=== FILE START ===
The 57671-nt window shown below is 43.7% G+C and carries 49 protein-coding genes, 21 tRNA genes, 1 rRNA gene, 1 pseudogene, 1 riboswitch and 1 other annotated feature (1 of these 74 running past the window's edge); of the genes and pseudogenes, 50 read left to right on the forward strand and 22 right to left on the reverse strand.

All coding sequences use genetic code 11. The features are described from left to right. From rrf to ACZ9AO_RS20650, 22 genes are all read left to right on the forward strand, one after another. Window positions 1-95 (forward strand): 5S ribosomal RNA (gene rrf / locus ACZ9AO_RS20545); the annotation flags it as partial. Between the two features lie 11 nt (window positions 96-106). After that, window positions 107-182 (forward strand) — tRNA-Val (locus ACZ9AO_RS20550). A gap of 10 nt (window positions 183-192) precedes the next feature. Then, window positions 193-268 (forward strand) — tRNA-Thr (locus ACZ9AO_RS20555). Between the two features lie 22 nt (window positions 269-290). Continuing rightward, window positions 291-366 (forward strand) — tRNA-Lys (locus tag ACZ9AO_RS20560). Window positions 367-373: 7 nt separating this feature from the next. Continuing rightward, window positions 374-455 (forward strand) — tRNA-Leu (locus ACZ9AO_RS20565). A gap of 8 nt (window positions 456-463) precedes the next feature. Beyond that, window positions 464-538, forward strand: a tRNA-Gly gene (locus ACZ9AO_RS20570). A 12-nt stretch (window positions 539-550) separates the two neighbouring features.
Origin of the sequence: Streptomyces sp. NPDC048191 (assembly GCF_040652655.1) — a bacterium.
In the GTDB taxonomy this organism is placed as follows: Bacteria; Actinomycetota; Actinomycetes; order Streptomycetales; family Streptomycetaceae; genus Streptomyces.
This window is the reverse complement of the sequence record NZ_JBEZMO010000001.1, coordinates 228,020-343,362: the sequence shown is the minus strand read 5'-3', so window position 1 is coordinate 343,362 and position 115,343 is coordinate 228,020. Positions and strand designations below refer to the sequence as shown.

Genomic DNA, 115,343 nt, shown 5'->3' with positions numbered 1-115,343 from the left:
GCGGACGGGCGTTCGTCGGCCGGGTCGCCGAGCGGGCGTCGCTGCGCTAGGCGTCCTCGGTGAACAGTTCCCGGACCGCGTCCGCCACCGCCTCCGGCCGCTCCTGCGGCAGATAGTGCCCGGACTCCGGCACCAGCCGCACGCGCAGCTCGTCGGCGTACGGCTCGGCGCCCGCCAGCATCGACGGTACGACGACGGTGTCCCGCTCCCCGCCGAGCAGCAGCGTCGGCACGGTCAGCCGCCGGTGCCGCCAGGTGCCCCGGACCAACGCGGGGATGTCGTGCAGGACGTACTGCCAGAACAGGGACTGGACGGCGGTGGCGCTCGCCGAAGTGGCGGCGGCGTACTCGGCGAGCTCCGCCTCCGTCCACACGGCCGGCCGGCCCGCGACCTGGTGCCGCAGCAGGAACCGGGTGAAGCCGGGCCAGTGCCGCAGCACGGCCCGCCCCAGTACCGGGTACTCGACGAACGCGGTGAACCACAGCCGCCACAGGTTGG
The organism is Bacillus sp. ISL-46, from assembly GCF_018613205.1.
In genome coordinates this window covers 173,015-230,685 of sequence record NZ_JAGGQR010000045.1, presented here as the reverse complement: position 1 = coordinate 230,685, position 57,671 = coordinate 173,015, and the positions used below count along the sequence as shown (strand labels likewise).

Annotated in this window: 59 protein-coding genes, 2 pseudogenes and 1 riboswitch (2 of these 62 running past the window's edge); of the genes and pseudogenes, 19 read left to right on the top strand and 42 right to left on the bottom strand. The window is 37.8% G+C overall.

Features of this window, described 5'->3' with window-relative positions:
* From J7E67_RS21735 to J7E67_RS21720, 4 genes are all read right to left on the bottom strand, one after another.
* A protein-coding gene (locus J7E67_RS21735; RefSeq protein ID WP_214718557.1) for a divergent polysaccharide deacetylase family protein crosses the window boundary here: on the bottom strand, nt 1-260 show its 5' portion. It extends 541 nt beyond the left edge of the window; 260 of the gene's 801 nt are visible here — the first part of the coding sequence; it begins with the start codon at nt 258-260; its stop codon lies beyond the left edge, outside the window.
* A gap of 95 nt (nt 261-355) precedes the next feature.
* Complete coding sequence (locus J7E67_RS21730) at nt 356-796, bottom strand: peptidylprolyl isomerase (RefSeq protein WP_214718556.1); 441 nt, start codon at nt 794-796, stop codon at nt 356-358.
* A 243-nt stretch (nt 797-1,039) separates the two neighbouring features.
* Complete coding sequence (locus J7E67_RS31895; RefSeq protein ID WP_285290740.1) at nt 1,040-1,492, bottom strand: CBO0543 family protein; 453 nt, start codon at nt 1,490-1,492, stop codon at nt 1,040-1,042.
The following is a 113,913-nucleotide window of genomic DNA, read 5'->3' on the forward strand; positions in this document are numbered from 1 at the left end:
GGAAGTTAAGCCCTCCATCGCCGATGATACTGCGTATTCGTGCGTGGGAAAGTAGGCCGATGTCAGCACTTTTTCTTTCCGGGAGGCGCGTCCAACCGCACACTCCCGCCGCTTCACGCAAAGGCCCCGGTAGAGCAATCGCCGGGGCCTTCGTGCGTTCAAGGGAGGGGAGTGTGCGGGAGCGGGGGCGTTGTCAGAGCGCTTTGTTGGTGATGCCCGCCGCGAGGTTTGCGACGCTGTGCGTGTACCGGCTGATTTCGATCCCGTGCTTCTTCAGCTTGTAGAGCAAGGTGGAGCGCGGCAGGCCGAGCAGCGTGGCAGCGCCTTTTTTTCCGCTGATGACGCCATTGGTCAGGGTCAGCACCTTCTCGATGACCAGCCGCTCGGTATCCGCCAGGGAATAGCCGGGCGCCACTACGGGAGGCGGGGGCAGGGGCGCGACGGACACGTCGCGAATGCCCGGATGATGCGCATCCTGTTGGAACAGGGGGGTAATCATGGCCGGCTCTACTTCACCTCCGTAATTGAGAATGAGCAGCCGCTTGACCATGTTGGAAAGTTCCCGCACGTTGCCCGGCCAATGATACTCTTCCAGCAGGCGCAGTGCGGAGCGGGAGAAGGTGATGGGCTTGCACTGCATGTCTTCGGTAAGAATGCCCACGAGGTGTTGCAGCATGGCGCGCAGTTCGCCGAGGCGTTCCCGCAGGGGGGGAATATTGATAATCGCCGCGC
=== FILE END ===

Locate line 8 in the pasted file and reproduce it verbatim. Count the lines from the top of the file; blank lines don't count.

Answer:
The organism is Bacillus sp. ISL-46, from assembly GCF_018613205.1.